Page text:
APOD: 21st Century M101 (2019 Nov 06)

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APOD: 21st Century M101 (2019 Nov 06)

Post by APOD Robot » Wed Nov 06, 2019 5:06 am

Image 21st Century M101

Explanation: One of the last entries in Charles Messier's famous catalog, big, beautiful spiral galaxy M101 is definitely not one of the least. About 170,000 light-years across, this galaxy is enormous, almost twice the size of our own Milky Way Galaxy. M101 was also one of the original spiral nebulae observed with Lord Rosse's large 19th century telescope, the Leviathan of Parsonstown. In contrast, this multiwavelength view of the large island universe is a composite of images recorded by space-based telescopes in the 21st century. Color coded from X-rays to infrared wavelengths (high to low energies), the image data was taken from the Chandra X-ray Observatory (purple), the Galaxy Evolution Explorer (blue), Hubble Space Telescope(yellow), and the Spitzer Space Telescope(red). While the X-ray data trace the location of multimillion degree gas around M101's exploded stars and neutron star and black hole binary star systems, the lower energy data follow the stars and dust that define M101's grand spiral arms. Also known as the Pinwheel Galaxy, M101 lies within the boundaries of the northern constellation Ursa Major, about 25 million light-years away.

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Ann
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Re: APOD: 21st Century M101 (2019 Nov 06)

Post by Ann » Wed Nov 06, 2019 6:06 am

Some Pinwheel galaxy facts:

1) It is HUGE. It is estimated to be 170,000 light-years in diameter. Wikipedia claims that the diameter of the Milky Way is much wider, 258,000 light-years. Don't believe Wikipedia! The diameters of the Milky Way and M101 have been estimated using different methods. NASA, by contrast, wrote that the diameter of M101 is nearly twice the diameter of the Milky Way.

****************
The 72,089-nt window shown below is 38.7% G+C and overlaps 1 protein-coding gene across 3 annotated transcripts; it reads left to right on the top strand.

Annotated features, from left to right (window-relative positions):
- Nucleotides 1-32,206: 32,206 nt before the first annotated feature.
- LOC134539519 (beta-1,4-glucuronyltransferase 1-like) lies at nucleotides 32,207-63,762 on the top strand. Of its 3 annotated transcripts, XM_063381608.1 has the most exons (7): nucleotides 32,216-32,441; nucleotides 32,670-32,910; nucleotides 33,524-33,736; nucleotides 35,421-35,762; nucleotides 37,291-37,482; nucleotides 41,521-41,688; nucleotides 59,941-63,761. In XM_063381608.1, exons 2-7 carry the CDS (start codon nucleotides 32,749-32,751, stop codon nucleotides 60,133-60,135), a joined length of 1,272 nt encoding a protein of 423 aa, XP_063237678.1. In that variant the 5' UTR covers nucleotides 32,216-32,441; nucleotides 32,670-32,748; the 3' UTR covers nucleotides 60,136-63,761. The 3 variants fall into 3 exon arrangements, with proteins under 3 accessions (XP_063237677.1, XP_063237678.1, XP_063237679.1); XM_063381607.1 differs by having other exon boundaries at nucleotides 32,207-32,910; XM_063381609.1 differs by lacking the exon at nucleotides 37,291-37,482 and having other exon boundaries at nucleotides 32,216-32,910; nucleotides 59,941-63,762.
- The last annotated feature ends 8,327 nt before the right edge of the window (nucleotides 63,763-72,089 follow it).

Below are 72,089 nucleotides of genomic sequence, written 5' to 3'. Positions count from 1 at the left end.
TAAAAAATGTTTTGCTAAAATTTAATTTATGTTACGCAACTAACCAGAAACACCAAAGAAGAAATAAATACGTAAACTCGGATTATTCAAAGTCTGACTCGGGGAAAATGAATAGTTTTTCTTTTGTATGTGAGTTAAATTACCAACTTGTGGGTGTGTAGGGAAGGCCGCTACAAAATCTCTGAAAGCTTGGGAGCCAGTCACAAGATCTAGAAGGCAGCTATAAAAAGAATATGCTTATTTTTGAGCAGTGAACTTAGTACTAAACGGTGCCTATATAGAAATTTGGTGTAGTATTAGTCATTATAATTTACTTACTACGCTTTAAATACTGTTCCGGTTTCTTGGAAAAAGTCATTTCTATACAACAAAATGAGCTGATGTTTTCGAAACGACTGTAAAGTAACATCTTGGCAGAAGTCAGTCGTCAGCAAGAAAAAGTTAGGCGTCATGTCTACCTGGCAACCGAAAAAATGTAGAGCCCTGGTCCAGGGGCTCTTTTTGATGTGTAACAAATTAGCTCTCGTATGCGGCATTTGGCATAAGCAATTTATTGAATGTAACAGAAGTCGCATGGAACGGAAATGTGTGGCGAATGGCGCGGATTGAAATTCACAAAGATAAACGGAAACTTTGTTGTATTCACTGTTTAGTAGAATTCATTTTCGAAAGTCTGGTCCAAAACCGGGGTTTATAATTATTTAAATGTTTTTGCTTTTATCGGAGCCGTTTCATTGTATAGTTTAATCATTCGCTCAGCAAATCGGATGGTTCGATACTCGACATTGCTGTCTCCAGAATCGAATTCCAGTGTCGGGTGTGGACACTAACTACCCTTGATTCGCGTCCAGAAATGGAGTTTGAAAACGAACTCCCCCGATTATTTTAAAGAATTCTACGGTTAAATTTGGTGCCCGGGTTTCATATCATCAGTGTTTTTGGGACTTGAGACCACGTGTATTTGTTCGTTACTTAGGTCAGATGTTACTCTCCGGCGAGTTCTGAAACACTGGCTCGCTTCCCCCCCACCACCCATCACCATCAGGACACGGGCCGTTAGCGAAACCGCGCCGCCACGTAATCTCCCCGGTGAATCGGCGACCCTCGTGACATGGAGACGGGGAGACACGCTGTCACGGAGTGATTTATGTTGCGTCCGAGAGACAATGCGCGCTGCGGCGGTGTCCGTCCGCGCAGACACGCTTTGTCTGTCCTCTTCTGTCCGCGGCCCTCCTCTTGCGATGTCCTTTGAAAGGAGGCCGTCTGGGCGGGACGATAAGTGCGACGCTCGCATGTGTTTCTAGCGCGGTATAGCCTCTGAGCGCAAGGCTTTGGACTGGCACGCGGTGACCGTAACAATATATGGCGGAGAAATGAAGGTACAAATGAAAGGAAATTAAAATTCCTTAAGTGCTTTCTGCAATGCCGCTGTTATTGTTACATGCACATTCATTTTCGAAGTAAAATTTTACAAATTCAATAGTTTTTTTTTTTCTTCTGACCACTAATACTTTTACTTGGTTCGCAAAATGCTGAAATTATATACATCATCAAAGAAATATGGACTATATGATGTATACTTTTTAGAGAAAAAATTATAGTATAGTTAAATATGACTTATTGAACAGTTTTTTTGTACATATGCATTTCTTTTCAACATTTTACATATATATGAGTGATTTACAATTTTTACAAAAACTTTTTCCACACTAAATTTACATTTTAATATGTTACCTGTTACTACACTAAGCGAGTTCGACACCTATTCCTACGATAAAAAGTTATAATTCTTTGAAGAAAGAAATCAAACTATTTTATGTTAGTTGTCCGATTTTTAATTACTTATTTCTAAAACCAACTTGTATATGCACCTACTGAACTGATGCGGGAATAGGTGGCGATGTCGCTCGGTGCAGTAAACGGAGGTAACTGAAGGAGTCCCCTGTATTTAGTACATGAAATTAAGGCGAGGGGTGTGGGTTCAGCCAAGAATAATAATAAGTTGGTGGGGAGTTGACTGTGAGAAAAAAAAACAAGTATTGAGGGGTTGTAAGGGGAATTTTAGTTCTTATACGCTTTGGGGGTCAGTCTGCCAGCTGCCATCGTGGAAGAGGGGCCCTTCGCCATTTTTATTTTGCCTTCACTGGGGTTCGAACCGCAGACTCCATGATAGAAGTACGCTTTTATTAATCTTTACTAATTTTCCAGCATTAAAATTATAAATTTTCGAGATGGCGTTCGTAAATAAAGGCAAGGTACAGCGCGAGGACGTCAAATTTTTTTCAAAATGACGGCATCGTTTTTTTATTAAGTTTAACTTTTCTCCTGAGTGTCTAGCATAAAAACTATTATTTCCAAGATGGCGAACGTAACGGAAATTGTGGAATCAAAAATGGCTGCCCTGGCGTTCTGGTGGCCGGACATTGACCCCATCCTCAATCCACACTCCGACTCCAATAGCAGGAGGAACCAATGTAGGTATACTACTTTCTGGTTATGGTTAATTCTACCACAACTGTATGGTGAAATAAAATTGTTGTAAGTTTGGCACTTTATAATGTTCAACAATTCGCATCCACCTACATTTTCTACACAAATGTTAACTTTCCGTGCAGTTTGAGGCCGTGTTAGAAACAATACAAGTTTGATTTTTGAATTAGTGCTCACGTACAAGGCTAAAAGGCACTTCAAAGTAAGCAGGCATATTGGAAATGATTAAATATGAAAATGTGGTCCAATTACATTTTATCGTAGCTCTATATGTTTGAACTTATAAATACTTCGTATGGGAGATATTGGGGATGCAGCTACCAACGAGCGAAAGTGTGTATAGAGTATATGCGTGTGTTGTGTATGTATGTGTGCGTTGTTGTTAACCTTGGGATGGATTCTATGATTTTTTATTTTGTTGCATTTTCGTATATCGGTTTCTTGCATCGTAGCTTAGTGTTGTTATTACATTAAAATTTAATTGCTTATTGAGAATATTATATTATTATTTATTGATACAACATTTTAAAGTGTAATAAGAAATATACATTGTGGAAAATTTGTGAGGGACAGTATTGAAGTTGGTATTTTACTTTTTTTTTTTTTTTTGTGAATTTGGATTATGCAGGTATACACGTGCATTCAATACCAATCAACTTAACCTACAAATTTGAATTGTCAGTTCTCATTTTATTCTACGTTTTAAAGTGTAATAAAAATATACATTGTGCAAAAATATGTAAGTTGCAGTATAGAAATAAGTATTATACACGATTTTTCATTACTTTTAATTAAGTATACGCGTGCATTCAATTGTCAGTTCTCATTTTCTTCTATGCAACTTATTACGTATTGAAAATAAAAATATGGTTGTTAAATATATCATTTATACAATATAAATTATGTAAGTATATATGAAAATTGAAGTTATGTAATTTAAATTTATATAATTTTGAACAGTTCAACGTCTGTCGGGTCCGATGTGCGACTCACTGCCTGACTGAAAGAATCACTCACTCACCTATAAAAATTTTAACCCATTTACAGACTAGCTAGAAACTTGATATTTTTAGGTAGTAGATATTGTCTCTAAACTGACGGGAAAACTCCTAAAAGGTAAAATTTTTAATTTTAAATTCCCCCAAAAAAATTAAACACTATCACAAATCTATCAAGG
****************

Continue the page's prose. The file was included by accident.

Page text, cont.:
2) M101 contains stars like all the grains of sand of the Earth. Both Wikipedia and NASA agrees that M101 contains over a trillion stars, twice the number of the Milky Way, according to Wikipedia.

3) It is lopsided. Tidal forces are tugging at it.

4) It is BLUE!!! Its B-V index, +0.45, is amazingly blue for a large, let alone ultra-large galaxy!

5) It is chock full of emission nebulas! My word!

6) So M101 is like a galaxy out of the Universe's youth, when galaxies went bananas and formed stars like crazy. The only galaxy that I can think of that is a little bit like it is M99, but I do know that M99 is less blue than M101, and I'm almost certain that it is smaller than M101 and contains fewer stars. I agree that M99 is lopsided just like M101, however!

M101. Photo: Adam Block/Mount Lemmon SkyCenter.
M99. Photo: Adam Block/Mount Lemmon SkyCenter.


















Ann
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Wes K

Re: APOD: 21st Century M101 (2019 Nov 06)

Post by Wes K » Wed Nov 06, 2019 9:22 am

Seeing M101 reminded me of a question I've had for some time. While we see this galaxy nearly face on, the spiral structure of the galaxy seems quite ordered and familiar. But how is the force of gravity and conservation of angular momentum 'communicated' to the outer most perimeter of the galaxy? Given that gravity waves or changes in its field propagate at the speed of light, any change at the center of the galaxy would presumably take 85,000 years to be felt at the farthest edges.
I realize dark matter flattens the rotation curves of galaxies, but is it also responsible for communicating changes to the gravitational field across the galaxy in some super-luminal way? I know this last point violates special relativity, but I'm confused as to how a galaxy remains intact.

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Re: APOD: 21st Century M101 (2019 Nov 06)

Post by orin stepanek » Wed Nov 06, 2019 12:55 pm

Huge galaxy; being larger than the Milky Way! 8-)

Seems I remember some pinwheels as Cracker Jacks toys! :mrgreen: